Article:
The problem with most academics is they don’t have the work experience to go with their Ph.D. It’s the same for students. They usually can’t find a job upon graduation without some experience especially if they are foreign students. A couple of my students actually said they would pursue jobs in academia because they couldn’t find work.

5. Networking

Networking may be at the top of the list of reasons to work for a business, especially a start-up. The student may assume that if they shine in their placement there may be a paid opportunity down the road. It makes logical sense.

6. Establish Structure

Most of the young people I know need structure in their life. What better way to get it while developing skills around their planned goals after graduation?

OK, so we’re not all altruistic. A start-up founder may say - what’s in it for me?

1. We Don’t Have Enough Resources

This is one of the most often heard statements at a start-up. It may take some time to train them but these people are educated, smart and have great ideas. Use them as you would any staffer.

2. New Perspectives

I’m actually using two students for my own project this fall. I certainly can use assistants and the number of projects I have on the go allows me to give them some credible experience. I’m excited about having someone working with me as I tend to be a lone wolf and use contractors.

3. Satisfaction

You can get a lot of personal satisfaction mentoring someone. It can be a learning experience for both parties. It keeps you on your toes.

4. Special Projects

Start-ups are generally on a shoe-string budget and very lean. Given the opportunity to bring on a worker to do research on a specific project is a dream for a founder. Millennials are research experts!

5. Improving Your Skills

From experience, in my classroom, I’ve learned a lot by going back over marketing techniques and texts that I had used years ago and become reacquainted with them because of my teaching. The same is true when you are trying to provide ‘best practices’ to an intern. It all comes back to you and makes you a better employer and leader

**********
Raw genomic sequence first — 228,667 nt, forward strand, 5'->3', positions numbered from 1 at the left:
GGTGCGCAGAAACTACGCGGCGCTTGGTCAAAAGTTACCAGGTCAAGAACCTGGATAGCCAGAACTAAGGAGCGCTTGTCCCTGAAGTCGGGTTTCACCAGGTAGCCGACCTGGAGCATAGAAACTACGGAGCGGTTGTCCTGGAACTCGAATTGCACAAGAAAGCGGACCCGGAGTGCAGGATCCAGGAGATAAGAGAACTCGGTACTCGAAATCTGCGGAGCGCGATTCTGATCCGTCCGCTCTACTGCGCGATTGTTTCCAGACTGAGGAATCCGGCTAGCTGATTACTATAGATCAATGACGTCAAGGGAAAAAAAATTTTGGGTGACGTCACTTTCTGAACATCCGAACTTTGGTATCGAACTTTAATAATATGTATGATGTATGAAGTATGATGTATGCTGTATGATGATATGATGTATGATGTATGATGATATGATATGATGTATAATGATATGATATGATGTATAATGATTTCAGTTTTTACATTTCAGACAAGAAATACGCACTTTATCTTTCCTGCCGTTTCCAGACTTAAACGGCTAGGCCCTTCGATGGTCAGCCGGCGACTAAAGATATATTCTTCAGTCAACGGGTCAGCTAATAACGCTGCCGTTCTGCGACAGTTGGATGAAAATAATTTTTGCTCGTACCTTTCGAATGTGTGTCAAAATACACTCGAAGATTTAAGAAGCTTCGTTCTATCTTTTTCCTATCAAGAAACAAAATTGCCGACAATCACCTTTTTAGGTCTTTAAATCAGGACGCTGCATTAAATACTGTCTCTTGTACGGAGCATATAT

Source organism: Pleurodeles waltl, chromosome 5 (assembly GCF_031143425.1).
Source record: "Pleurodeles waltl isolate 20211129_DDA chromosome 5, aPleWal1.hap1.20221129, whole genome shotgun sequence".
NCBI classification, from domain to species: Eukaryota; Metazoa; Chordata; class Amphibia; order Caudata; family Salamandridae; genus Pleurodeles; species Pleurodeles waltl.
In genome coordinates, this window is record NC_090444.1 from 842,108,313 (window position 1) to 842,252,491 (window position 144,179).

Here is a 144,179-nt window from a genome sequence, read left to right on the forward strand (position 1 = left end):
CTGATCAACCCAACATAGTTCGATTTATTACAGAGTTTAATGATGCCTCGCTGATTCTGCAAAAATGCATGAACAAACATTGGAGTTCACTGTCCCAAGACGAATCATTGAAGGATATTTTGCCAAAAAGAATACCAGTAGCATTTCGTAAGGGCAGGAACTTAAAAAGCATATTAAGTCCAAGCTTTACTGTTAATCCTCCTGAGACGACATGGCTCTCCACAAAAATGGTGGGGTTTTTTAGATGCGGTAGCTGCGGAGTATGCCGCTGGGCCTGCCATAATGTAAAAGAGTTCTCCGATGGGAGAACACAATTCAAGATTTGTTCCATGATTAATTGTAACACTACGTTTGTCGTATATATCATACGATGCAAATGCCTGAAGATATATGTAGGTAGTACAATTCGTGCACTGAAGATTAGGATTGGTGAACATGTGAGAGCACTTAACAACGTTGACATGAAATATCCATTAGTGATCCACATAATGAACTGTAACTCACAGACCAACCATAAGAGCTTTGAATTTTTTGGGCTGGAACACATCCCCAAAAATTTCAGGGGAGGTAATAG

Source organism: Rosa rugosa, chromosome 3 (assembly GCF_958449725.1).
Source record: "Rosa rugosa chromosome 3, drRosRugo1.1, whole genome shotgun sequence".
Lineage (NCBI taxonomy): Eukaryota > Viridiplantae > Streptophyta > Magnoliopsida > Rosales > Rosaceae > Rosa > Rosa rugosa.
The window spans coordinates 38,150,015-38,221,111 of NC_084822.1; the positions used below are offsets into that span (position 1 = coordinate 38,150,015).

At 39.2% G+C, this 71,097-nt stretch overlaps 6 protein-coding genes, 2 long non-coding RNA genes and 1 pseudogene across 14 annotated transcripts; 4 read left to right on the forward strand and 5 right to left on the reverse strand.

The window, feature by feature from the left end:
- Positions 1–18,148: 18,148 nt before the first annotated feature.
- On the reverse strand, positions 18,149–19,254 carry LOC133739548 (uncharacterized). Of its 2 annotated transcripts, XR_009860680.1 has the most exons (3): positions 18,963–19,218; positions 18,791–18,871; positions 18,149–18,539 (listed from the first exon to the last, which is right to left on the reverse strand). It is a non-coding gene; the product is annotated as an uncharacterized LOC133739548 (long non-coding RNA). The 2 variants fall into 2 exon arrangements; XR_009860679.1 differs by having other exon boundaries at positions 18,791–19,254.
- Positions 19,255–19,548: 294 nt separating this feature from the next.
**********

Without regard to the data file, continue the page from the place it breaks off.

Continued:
6. New Talent

Hi-tech start-ups in Vancouver have a tough time finding talent. It’s a bad scenario after you have on-boarded a new staffer to find in a month the person is a dud. This way, with no expectations, one might find the perfect talent for your start-up.The intern makes a great recruiter when they go back to school with a positive experience at your business. They will tell their peers about the great work place you have.

7. Cheap Labor

If you look at students as talent versus a cheap source of labor both will get more out of the experience. Most businesses underutilize the practicum because they haven’t taken the time to plan the goals of both parties.

8. Your Own Practicum Program

One of the critical issues with finding placements for practicums is that it is college-driven. Imagine if your business had one in place with strategic partners, goals and projects in mind every year that you wanted to have done. Planning would make a practicum experience mutually beneficial.

Let’s be honest, practicums are not for everyone. Companies under-utilize them and maybe the student is not ready for the workplace. The concept is valid and the qualifier comes in the form of good candidate selection as well as thoughtful business owners. You are in the position to guide future generations.

As Margaret Mead, famed anthropologist, once said, “Never believe that a few caring people can't change the world. For, indeed, that's all who ever have.”

Gary Bizzo is Adjunct Professor, Integrated Marketing Communications, MBA Graduate School of Management, at the New York Institute of Technology (Vancouver Campus)